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‘If poetry can sometimes be the right thing for the right reason, then Green 532 has all les mots justes – just notes – to shake the tale loose from the tribe and dance with it. Lurking, like a lark, somewhere between ‘reflection and shadow’, these poems are cosmological forays into the uncertainty that underlies our ability to respond.’
‘When I encountered Randolph Healy’s poetry twenty years ago, I was struck by the way his syntax was evidently a way of exploring and controlling the world. The same qualities of intellectual elegance and inventiveness drive a range of surprising forms in his subsequent writing, where they mingle a wide range of commitments evoking compassion and protest with delicate humour. Healy’s first ambition is always to write a constructed poem, instruction and delight being the natural consequence. I read everything he writes with pleasure and excitement.’ —Jim Mays
‘If poetry can sometimes be the right thing for the right reason, then Randolph Healy’s Green 532 has all les mots justes – just notes – to shake the tale loose from the tribe and dance with it. Lurking, like a lark, somewhere between “reflection and shadow”, these poems are cosmological forays into the “fragile, transitory, precarious” uncertainty that underlies our ability to respond.’ —Charles Bernstein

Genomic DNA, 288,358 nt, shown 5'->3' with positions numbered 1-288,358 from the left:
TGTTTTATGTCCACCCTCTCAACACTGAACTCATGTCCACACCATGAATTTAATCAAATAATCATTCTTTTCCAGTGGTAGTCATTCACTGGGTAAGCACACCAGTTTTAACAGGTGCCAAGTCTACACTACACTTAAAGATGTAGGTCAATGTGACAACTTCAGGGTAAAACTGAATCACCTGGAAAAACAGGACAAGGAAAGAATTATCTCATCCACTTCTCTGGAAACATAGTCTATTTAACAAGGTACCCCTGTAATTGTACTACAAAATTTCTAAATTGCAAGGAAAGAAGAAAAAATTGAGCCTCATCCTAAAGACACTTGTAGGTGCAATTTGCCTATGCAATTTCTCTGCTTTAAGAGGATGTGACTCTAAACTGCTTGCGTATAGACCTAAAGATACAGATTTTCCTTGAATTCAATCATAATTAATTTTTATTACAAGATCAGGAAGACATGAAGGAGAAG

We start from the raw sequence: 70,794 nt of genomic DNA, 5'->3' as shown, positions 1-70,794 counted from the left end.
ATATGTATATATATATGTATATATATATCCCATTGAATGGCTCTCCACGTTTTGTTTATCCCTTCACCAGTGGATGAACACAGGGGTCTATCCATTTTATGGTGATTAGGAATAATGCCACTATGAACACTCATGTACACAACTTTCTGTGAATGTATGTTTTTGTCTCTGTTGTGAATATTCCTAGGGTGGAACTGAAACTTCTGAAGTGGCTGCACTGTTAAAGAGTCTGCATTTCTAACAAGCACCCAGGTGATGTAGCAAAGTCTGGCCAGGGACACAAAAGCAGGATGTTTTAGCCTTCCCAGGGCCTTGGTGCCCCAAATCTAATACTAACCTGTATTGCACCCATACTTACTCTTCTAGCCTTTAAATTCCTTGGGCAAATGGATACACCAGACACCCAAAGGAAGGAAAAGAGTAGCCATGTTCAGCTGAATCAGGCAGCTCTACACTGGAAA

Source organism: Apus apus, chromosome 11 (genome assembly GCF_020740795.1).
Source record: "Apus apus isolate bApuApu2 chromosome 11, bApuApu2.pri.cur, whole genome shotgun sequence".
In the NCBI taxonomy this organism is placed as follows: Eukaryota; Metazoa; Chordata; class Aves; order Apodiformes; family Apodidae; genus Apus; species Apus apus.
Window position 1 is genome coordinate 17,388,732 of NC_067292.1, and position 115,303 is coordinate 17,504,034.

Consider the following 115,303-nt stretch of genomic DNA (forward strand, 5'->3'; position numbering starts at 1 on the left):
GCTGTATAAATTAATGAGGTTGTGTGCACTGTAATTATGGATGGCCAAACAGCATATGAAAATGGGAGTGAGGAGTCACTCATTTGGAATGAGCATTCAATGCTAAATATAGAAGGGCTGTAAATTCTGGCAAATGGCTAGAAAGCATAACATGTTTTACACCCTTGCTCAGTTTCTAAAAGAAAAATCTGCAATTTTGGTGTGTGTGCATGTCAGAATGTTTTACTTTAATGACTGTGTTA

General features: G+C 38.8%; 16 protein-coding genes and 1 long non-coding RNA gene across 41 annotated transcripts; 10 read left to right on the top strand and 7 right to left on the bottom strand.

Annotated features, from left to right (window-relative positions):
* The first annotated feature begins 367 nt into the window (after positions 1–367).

‘One of the things I like about Randolph Healy’s writing is language’s freedom to remain in its own country, to be all the things it has been wherever it is found. He makes wild and tender constructs of language instances, he shapes and scatters them, he grabs them from far fields and under his nose, but whatever their distances he presses them home, he brings them to the real, and it feels that each moment of this poetical process is arrived at by nothing less than careful thought. So he assembles all his fond language children into a perfect team, the orderliness without which there is no possibility of beauty.’ —Peter Riley
‘Healy’s is a richly social and humorous poetry. A science teacher by profession, he rifles mathematics, biology, neuroscience and linguistics for his themes, and fills his poems with anagrams and acrostics in a spirit of Oulipian joy in the structural possibilities of language.’ —David Wheatley, The Times Literary Supplement
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